What is a DSP?

Discussion in 'Archived Threads 2001-2004' started by Rick_Brown, Mar 11, 2002.

  1. Rick_Brown

    Rick_Brown Second Unit

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    I believe that DSP stands for "Digital Signal Processing", but what does that mean? I generally believed that DSP's mean those usually phony sounding fake environemtns like "Stadium" and "Club", etc., where artificial reverb and echoes are added digitally to the sound.

    But, are DD, DTS or DPL2 "DSP"'s? I think not, as they don't add anything that isn't there in the signal already, but I'm not sure, as, of course, they do convert the signal into 5.1 using digital processors. Thank you.
     
  2. Adam Barratt

    Adam Barratt Cinematographer

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    From the HTF FAQ:

     
  3. Vince Maskeeper

    Vince Maskeeper Producer

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    Rick,

    You're right that for the most part DSP are the cheesy sounding ambience "soundfield" effects.

    However, DPL and DPL2 are also DSP. They take 2 channel signal and apply a processing to create multiple channels of audio. They do so using a set of complex math processes, usually executed via a DSP processor.

    Originally DPL was an essentially analog process- but in modern processors they use a digital engine to extract the matrixed audio. Technically speaking, the main designer of DPL2, Jim Fosgate, also designed DPL2 as an analog process- and the Dolby Labs people recreated his analog work in a digital chip.

    I don't think DTS or DD are technically considered a DSP (I'm not sure what the textbook definition of DSP for receivers is really, or if it has been defined)-- but one could argue it is a digital signal being processed, so it is a type of DSP. I know that Dolby/DTS have a decoder chip and d/a convertors to turn the sound into analog- but I don't know if the industry technically considers this process a DSP or not.

    -Vince
     
  4. Rick_Brown

    Rick_Brown Second Unit

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    Thank you very much, Adam. Can you elaborate on why you believe DPL is not a DSP, while DPL2 is? [​IMG]
     
  5. Adam Barratt

    Adam Barratt Cinematographer

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    Both Pro Logic and Pro Logic II are DSP functions, although neither Pro Logic nor Pro Logic II require any digital processing as such.

    Adam
     
  6. Philip Hamm

    Philip Hamm Lead Actor

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    That part of the FAQ is out of date! [​IMG]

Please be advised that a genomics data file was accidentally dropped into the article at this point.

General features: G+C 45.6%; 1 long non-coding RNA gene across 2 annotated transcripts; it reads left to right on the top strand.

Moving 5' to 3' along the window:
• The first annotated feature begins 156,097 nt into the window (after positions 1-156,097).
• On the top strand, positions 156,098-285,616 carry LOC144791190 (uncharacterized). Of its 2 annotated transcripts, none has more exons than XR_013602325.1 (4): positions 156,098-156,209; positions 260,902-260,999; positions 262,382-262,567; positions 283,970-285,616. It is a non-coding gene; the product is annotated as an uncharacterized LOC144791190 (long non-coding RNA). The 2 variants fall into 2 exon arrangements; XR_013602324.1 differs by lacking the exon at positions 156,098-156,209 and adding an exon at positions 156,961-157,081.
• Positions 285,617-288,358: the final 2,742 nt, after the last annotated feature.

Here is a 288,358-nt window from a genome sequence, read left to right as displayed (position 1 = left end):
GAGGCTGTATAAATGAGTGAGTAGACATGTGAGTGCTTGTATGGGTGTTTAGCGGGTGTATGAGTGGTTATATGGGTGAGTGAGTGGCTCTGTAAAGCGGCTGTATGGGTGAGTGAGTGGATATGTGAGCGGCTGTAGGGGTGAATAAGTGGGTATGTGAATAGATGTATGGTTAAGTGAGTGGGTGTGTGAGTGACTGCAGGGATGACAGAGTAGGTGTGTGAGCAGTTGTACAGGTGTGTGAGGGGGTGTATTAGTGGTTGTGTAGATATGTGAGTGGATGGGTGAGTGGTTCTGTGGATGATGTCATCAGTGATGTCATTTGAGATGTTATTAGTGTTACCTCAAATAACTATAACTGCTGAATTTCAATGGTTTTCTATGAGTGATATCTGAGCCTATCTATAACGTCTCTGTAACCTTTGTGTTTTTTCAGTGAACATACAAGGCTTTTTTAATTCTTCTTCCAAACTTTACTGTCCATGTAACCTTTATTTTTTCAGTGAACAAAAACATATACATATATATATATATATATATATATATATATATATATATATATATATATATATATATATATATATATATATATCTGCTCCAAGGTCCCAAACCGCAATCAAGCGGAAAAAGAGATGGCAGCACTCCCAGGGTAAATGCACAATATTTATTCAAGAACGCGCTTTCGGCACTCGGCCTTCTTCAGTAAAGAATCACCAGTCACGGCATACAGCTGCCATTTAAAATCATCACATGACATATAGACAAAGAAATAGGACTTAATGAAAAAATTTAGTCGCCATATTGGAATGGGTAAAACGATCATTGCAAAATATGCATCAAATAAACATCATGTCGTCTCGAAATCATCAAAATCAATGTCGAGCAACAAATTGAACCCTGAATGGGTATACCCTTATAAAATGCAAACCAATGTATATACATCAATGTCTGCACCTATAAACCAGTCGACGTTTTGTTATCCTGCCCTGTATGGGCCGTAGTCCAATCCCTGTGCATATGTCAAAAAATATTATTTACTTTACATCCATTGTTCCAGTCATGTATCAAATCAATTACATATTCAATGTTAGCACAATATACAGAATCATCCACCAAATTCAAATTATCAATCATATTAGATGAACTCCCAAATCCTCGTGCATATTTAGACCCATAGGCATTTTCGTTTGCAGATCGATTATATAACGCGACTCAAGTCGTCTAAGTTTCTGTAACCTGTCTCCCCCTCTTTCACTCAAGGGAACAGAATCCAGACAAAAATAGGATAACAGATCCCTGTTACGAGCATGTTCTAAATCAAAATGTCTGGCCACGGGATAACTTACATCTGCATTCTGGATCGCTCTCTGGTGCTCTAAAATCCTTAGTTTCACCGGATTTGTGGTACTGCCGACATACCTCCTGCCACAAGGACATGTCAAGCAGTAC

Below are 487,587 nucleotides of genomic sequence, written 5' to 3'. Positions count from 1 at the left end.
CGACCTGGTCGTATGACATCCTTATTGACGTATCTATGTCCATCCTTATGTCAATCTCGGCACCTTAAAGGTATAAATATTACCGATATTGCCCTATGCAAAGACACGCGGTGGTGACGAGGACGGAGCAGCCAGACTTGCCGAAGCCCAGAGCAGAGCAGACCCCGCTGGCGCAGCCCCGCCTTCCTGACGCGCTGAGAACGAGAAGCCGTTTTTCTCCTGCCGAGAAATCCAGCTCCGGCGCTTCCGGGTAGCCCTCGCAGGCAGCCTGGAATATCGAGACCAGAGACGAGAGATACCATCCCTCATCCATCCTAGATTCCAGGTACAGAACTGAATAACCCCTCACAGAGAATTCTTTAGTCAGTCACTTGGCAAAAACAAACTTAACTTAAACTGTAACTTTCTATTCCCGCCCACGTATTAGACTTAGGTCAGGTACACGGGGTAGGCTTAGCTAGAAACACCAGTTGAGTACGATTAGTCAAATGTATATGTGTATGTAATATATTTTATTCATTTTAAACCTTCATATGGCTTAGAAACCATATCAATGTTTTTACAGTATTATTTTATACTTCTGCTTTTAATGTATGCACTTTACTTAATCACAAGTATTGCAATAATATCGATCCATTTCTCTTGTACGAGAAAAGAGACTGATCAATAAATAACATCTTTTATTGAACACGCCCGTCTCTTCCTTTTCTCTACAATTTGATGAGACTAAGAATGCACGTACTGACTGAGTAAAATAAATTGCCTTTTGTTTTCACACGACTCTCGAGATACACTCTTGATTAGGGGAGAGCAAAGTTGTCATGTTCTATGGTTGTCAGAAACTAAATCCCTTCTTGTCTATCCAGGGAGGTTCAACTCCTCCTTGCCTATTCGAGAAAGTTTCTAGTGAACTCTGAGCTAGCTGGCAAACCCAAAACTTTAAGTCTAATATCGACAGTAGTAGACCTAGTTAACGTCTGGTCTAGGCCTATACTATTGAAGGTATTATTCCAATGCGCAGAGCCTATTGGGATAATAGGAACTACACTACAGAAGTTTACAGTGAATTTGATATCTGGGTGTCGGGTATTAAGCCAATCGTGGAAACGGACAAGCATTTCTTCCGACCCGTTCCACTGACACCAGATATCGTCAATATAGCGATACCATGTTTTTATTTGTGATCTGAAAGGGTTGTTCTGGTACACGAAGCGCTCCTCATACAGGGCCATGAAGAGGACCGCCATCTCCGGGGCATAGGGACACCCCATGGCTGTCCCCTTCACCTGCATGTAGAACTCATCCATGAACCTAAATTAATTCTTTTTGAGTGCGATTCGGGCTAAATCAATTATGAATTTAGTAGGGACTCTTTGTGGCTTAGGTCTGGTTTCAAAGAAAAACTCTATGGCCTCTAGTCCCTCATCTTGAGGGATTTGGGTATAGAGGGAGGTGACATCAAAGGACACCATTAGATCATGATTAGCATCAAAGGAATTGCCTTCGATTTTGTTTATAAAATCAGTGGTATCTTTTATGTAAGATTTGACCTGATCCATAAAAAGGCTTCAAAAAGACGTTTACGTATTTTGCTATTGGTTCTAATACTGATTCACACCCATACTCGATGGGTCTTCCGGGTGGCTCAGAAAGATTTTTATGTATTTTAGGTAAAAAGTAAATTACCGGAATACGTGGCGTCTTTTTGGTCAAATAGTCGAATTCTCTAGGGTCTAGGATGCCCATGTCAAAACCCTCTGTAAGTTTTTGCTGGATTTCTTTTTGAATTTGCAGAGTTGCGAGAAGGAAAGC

Digital Signal Processing is generally considered to be any digital manipulation of the original digital audio data stream. In the olden days, Dolby ProLogic was accomplished by analog singal processing. Nowadays it is accomplished digitally. Since the output, four different channels of audio information, is different than the input, two streams (a stereo stream),and the procesing happens in the digital domain, it is technically a DSP mode.
    Back in the day DSPs were frowned on, mostly because the vast majority of them frankly sounded like ass. Manufacturers would put "church", "Jazz club", "Stadium", "Hall", etc. and they mostly sounded like hell, with little more than reverb or delay (echo) added. However, even older analog only prologic receivers had these kinds of wack modes. Yamaha made a reputation largely by having good quality DSP modes instead of the ordinary wack ones. (So did Lexicon at a much higher level)
    A few DSP modes are based on industry standard algorithms, and therefore we find them "acceptable". These include The Dolby Prologic (and Surround) Familly and some others. There are some darn good proprietary solutions that turn a 5.1 signal into a 6.1 or 7.1 signal.
    The whole field of DSP modes has really changed since that part of the FAQ was written!!! [​IMG]
     
  7. Adam Barratt

    Adam Barratt Cinematographer

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    Yup, the new guy's right [​IMG] (the FAQ dates from a time when virtually the only 'legitimate' DSP was Pro Logic).
    Any digital manipulation of the original audio content is DSP processing. However, apart from a few high-profile functions such as Logic 7, Pro Logic and Pro Logic II, most DSP modes still sound pretty average.
    Adam
     

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